As a black writer, and precursor to Martin Luther King, Jr., Hughes's dream in the poem 'A Dream Deferred' is likely to refer to his desire for racial equality. He explores the terrible negative effects of desperately dreaming for something and not being able to achieve it.
His shocking metaphors of deferred dreams as being "like rotten meat" and festering "like a sore" show just how painful it can be not to achieve a dream. The heavy rhyme at the end between "load" and "explode" seems to show how dangerous it can be when a person has no hope of achieving their dream. He hints that violence may occur as it often does when a group of people have been oppressed.
When interpreting the denotation as well as connotation of the word dream, it is important to consider the historical context of "A Dream Deferred." For, since his poem was written in Langston Hughes's use of the word dream seems a counterpoint to the American Dream that brought many to the United States in the early 1900s. Written in the 1920s, the poem of Hughes expresses the futility of the African-American who fled from under the Jim Crow laws of the South to the North and the unstated discrimination of the North where many whites came to Harlem's nightclubs, but did not wish to be associated in any other way.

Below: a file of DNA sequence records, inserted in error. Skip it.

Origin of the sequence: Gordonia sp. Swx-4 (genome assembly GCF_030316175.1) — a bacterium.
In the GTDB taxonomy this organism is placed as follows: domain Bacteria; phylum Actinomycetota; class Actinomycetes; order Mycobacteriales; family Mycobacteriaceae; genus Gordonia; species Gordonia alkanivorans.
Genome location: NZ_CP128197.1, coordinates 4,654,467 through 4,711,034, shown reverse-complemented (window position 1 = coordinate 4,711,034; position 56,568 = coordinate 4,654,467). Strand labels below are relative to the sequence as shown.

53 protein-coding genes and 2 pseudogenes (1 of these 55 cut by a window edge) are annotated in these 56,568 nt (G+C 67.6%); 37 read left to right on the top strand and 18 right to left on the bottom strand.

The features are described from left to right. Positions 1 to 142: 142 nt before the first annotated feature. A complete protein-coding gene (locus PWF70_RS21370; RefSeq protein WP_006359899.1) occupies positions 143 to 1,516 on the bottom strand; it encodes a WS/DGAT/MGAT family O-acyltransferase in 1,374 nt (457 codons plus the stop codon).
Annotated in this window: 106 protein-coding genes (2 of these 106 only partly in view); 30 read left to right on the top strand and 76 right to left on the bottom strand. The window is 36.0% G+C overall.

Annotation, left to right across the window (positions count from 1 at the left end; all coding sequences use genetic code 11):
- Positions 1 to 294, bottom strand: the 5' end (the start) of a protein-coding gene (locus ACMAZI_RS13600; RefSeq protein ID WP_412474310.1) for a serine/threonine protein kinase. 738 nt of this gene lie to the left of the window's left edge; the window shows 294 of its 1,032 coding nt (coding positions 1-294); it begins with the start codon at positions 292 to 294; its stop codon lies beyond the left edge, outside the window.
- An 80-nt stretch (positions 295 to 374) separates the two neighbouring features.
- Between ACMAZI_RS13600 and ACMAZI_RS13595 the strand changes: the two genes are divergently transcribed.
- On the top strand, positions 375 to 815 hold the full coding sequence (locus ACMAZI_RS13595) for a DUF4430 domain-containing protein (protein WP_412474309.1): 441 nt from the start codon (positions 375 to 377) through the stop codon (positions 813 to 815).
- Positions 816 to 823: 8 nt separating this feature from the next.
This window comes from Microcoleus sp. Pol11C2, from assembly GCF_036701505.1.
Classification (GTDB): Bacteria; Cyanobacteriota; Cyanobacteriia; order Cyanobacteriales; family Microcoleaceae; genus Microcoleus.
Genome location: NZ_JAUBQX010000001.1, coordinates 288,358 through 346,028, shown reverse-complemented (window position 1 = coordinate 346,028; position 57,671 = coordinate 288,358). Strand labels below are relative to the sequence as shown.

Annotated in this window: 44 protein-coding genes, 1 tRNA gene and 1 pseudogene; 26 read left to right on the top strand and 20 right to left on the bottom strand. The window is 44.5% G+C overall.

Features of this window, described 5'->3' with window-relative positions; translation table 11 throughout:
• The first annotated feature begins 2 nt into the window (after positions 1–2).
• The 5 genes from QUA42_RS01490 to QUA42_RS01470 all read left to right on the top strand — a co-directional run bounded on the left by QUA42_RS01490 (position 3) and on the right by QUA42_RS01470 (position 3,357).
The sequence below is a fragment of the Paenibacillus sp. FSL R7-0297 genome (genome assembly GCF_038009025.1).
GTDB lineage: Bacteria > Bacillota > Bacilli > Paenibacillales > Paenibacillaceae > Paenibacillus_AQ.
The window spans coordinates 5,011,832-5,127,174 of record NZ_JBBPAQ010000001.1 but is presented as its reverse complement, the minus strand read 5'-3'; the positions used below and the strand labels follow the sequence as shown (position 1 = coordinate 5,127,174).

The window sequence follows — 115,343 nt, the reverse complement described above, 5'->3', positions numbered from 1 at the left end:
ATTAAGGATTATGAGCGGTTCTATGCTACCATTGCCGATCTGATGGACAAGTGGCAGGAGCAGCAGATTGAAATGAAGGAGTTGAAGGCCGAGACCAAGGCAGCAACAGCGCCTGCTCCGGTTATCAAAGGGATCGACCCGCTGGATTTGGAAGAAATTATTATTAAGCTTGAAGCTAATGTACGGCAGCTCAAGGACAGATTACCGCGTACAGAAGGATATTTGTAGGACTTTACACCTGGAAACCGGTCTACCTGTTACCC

Langston Hughes attended Columbia University in 1921, but left in 1922 because he felt too much prejudice against him. Thus, his dream of success and recognition--an American Dream held by many at the time--was, for him, "deferred." With little promise of change in his social condition, he wonders in his poem what will happen to this dream, this hope of respect and recognition. Langston Hughes's "dream deferred" in the opposing concept of the American Dream. It is an ephemeral goal terminated by forces beyond his control.
What happens to a dream deferred?....
Maybe it just sags
Like a heavy load....
The word "dream" has, in the contemporary multimedia environment, become a frozen idiom, an overused metaphor for "improbable career wish" as in "It's my dream to be a pop singer". As such, the word is empty of impact in daily discourse, simply a place-holder, like "thing." It has actually lost its denotation, and resides in the language as a connotative substitute for "a world other than the world that works by the laws of physics, cause-and-effect, etc.". The non-logic of the physical dream is referred to by the word.